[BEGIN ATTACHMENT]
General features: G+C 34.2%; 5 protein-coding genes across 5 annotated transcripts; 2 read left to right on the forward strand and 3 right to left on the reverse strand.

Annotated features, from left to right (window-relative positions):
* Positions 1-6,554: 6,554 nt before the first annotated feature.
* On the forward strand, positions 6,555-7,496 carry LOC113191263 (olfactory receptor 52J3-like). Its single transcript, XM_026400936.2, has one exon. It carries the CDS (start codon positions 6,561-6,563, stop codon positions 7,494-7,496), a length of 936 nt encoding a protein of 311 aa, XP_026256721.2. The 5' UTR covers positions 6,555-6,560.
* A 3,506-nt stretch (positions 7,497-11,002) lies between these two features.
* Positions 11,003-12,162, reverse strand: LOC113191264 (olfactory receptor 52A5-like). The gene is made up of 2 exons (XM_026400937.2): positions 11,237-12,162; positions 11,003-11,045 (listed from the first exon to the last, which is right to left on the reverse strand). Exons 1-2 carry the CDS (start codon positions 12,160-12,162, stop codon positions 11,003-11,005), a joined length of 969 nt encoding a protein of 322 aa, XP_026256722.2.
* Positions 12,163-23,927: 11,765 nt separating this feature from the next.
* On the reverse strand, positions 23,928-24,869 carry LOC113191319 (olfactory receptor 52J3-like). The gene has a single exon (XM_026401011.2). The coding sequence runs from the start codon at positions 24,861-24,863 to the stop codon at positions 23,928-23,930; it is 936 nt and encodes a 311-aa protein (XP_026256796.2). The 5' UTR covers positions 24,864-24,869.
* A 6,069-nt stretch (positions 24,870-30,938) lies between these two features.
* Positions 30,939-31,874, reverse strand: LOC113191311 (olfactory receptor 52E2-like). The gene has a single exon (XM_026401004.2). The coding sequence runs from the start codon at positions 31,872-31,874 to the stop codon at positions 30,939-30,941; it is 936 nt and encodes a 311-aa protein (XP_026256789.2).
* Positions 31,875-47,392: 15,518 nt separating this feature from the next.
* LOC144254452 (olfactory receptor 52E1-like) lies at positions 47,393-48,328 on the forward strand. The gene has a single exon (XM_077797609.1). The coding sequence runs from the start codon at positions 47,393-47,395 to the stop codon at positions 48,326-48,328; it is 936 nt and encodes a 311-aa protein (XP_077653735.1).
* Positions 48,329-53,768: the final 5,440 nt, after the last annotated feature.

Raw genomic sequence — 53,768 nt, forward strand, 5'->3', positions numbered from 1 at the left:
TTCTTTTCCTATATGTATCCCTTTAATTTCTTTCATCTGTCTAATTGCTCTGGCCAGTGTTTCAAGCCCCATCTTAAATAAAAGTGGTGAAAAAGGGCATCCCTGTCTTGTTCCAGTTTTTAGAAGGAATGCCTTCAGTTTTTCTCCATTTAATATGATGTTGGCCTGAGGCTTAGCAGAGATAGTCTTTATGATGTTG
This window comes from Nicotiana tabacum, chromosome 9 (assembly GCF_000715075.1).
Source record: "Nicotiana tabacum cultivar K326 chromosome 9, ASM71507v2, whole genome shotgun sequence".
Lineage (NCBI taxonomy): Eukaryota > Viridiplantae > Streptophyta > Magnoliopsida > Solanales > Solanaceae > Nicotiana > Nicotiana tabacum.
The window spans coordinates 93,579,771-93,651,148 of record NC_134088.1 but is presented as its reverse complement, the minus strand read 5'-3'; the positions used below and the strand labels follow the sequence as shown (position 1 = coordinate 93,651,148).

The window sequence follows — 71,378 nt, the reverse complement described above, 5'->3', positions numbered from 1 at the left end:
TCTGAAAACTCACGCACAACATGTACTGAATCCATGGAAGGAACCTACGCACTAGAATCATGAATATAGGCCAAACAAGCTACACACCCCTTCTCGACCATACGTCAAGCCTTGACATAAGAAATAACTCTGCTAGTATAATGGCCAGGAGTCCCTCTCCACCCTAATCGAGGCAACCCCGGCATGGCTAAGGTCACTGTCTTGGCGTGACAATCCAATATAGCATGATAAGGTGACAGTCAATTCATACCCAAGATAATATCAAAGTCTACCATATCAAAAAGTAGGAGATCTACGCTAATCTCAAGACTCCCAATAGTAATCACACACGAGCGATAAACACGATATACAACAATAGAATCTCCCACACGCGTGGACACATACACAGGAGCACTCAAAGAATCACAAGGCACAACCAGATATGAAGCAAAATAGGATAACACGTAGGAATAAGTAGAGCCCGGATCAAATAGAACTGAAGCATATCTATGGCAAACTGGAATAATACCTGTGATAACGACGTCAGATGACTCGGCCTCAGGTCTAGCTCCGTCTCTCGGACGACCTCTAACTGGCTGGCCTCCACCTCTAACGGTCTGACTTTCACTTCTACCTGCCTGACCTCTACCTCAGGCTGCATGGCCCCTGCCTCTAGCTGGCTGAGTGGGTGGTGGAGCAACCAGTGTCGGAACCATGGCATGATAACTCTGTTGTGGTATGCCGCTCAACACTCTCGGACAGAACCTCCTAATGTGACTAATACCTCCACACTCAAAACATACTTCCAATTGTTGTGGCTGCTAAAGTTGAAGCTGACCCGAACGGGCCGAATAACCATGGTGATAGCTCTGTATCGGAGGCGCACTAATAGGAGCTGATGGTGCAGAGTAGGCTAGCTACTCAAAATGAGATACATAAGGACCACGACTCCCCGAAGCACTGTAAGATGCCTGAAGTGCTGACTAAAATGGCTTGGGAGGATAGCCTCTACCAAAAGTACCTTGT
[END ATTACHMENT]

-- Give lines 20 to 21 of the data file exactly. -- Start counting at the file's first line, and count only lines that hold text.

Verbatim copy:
The window sequence follows — 71,378 nt, the reverse complement described above, 5'->3', positions numbered from 1 at the left end:
TCTGAAAACTCACGCACAACATGTACTGAATCCATGGAAGGAACCTACGCACTAGAATCATGAATATAGGCCAAACAAGCTACACACCCCTTCTCGACCATACGTCAAGCCTTGACATAAGAAATAACTCTGCTAGTATAATGGCCAGGAGTCCCTCTCCACCCTAATCGAGGCAACCCCGGCATGGCTAAGGTCACTGTCTTGGCGTGACAATCCAATATAGCATGATAAGGTGACAGTCAATTCATACCCAAGATAATATCAAAGTCTACCATATCAAAAAGTAGGAGATCTACGCTAATCTCAAGACTCCCAATAGTAATCACACACGAGCGATAAACACGATATACAACAATAGAATCTCCCACACGCGTGGACACATACACAGGAGCACTCAAAGAATCACAAGGCACAACCAGATATGAAGCAAAATAGGATAACACGTAGGAATAAGTAGAGCCCGGATCAAATAGAACTGAAGCATATCTATGGCAAACTGGAATAATACCTGTGATAACGACGTCAGATGACTCGGCCTCAGGTCTAGCTCCGTCTCTCGGACGACCTCTAACTGGCTGGCCTCCACCTCTAACGGTCTGACTTTCACTTCTACCTGCCTGACCTCTACCTCAGGCTGCATGGCCCCTGCCTCTAGCTGGCTGAGTGGGTGGTGGAGCAACCAGTGTCGGAACCATGGCATGATAACTCTGTTGTGGTATGCCGCTCAACACTCTCGGACAGAACCTCCTAATGTGACTAATACCTCCACACTCAAAACATACTTCCAATTGTTGTGGCTGCTAAAGTTGAAGCTGACCCGAACGGGCCGAATAACCATGGTGATAGCTCTGTATCGGAGGCGCACTAATAGGAGCTGATGGTGCAGAGTAGGCTAGCTACTCAAAATGAGATACATAAGGACCACGACTCCCCGAAGCACTGTAAGATGCCTGAAGTGCTGACTAAAATGGCTTGGGAGGATAGCCTCTACCAAAAGTACCTTGT